Meuterei bei der CIA

--- Die Arbeit der CIA wird mitten im "Krieg gegen den Terror" und der �beraus angespannten Situation im Irak jetzt auch noch durch personelle Schwierigkeiten stark behindert, berichtet die Washington Post. Ausl�ser ist der neue von Bush auserkorene und von vornherein nicht unumstrittene Frontmann Porter J. Goss bzw. die von ihm mitgebrachte F�hrungscrew, gegen die sich anscheinend eine echte Meuterei beim Bestandspersonal richtet: The deputy director of the CIA resigned yesterday after a series of confrontations over the past week between senior operations officials and CIA Director Porter J. Goss's new chief of staff that have left the agency in turmoil, according to several current and former CIA officials. John E. McLaughlin, a 32-year CIA veteran who was acting director for two months this summer until Goss took over, resigned after warning Goss that his top aide, former Capitol Hill staff member Patrick Murray, was treating senior officials disrespectfully and risked widespread resignations, the officials said. ... Several other senior clandestine service officers are threatening to leave, current and former agency officials said. ... "It's the worst roiling I've ever heard of," said one former senior official with knowledge of the events. "There's confusion throughout the ranks and an extraordinary loss of morale and incentive." Current and retired senior managers have criticized Goss, former chairman of the House intelligence committee, for not interacting with senior managers and for giving Murray too much authority over day-to-day operations. Murray was Goss's chief of staff on the intelligence committee. Transitions between CIA directors are often unsettling for career officers. Goss's arrival has been especially tense because he brought with him four former members of the intelligence committee known widely on the Hill and within the agency for their abrasive management style and for their criticism of the agency's clandestine services in a committee report. Das alles d�rfte Bush sehr, sehr ungelegen kommen.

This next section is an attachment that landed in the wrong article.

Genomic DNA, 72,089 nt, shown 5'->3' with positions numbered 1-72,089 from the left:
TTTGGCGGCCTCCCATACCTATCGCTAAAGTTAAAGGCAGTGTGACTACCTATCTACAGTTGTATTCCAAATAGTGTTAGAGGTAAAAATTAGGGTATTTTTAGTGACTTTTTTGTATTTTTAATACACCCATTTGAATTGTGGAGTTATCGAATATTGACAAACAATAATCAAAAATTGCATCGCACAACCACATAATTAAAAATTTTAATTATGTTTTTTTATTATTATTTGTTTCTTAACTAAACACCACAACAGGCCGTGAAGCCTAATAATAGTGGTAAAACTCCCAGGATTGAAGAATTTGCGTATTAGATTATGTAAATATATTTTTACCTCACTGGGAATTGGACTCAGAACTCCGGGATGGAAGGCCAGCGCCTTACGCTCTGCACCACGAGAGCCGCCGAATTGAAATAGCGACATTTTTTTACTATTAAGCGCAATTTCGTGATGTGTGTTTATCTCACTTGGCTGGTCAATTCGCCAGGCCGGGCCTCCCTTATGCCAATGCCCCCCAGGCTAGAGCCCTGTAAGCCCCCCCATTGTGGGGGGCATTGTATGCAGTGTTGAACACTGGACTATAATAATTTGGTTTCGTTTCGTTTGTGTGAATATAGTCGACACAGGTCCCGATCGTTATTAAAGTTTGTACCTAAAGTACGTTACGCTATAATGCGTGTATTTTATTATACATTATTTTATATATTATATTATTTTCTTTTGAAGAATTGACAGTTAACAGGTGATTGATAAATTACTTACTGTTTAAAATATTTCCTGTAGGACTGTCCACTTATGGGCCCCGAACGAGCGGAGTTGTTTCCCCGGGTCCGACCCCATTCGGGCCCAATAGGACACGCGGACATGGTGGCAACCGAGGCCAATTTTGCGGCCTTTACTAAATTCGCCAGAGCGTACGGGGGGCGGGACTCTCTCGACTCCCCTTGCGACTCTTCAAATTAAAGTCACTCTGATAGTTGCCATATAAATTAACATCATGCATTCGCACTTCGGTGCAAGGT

Update: Eine Woche sp�ter ist das Thema auch bei Spiegel Online angekommen.